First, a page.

Tag Archives: rigging

More on Amaryllis

We have stepped Amaryllis’s rig for a photo opportunity. As with every such exercise, there arise several questions, closer examinations, and learning moments.
How was this catamaran really rigged and sailed? There is no apparent throat halyard, no apparent running back stays…
How was the jib rigged and jib club attached? How was the jib attached, raised, and sailed?
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New Exhibits & Last of the Rigging

During the week leading up to the RELIANCE volunteer appreciation day, the team built out some accompanying exhibits highlighting the metal hull large yachts built by HM Co. The exhibit area is taking shape, and over the next several years we’ll build content to make a comprehensive exhibit. No rest for the weary!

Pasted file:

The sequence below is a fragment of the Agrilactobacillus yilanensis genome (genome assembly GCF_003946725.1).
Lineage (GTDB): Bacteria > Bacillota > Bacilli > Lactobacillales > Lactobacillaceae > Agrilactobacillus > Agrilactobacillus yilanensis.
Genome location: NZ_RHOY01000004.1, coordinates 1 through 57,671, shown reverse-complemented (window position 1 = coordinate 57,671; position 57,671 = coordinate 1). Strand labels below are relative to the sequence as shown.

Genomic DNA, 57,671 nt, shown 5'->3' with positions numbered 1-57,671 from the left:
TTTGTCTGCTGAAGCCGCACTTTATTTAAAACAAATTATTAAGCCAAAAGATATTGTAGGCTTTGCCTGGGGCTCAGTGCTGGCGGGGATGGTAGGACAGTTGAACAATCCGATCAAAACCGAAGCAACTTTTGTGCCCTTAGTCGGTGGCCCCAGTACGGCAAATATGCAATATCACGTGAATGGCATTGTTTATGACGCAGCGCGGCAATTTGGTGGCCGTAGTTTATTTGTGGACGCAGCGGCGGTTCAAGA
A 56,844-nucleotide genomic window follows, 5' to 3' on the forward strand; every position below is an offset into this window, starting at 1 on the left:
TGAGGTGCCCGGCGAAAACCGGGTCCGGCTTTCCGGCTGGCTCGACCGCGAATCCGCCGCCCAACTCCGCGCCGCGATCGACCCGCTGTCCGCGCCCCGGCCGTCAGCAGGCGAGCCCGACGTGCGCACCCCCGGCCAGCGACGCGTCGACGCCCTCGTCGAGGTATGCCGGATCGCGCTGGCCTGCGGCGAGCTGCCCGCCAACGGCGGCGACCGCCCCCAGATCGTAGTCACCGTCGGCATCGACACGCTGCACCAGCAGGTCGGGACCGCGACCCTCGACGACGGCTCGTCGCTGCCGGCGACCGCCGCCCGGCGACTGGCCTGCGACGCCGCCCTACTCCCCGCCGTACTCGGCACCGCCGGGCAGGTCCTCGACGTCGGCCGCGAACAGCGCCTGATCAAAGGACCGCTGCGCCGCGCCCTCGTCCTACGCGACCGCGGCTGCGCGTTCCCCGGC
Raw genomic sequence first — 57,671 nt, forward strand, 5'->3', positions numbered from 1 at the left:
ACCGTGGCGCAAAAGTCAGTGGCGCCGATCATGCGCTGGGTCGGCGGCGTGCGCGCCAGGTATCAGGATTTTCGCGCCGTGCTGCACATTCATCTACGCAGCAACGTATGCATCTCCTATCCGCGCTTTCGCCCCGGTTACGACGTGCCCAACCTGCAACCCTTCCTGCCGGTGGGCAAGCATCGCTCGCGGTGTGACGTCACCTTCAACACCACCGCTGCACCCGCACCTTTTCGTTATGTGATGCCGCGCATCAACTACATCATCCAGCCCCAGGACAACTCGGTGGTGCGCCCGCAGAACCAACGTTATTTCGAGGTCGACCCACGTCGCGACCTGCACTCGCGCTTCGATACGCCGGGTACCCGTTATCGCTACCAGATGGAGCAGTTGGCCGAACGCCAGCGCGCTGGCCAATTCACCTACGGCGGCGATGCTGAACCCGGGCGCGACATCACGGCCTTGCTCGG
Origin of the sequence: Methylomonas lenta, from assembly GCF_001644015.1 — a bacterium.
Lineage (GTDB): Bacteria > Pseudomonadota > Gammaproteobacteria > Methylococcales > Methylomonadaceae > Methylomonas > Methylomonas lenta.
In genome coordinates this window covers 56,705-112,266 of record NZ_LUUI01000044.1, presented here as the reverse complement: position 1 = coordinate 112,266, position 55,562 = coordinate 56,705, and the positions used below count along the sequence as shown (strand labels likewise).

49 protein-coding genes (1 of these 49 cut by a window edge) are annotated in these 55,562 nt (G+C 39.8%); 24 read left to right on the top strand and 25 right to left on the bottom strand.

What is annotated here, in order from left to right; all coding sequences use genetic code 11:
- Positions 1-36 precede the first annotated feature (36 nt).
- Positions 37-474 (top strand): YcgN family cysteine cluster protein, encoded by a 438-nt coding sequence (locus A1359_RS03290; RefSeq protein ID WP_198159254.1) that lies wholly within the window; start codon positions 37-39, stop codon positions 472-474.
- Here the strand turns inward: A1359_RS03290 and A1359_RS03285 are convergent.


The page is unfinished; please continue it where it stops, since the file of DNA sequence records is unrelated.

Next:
Meanwhile, the last major rigging was added to RELIANCE. We’re hoping to display two new elements. Steve Thurston delivered a stunning #1 Jib Topsail. It is HUGE– long and lean. But, it is too large to haul up. We need that extra 14′ of clearance that isn’t in the Hall of Boats. Sometimes we just wish we could take a can opener and cut a hole in the roof!

We did, however, add the “club topsail club”, even though the topsail can’t be raised either. It enabled us to try out the rigging to sheet the club home. Very complex! Below shows the wooden club which serves as an extension of the gaff.
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On the starboard side, the outer sheet leads through the reef block and then forward along the boom to tackle and a cleat.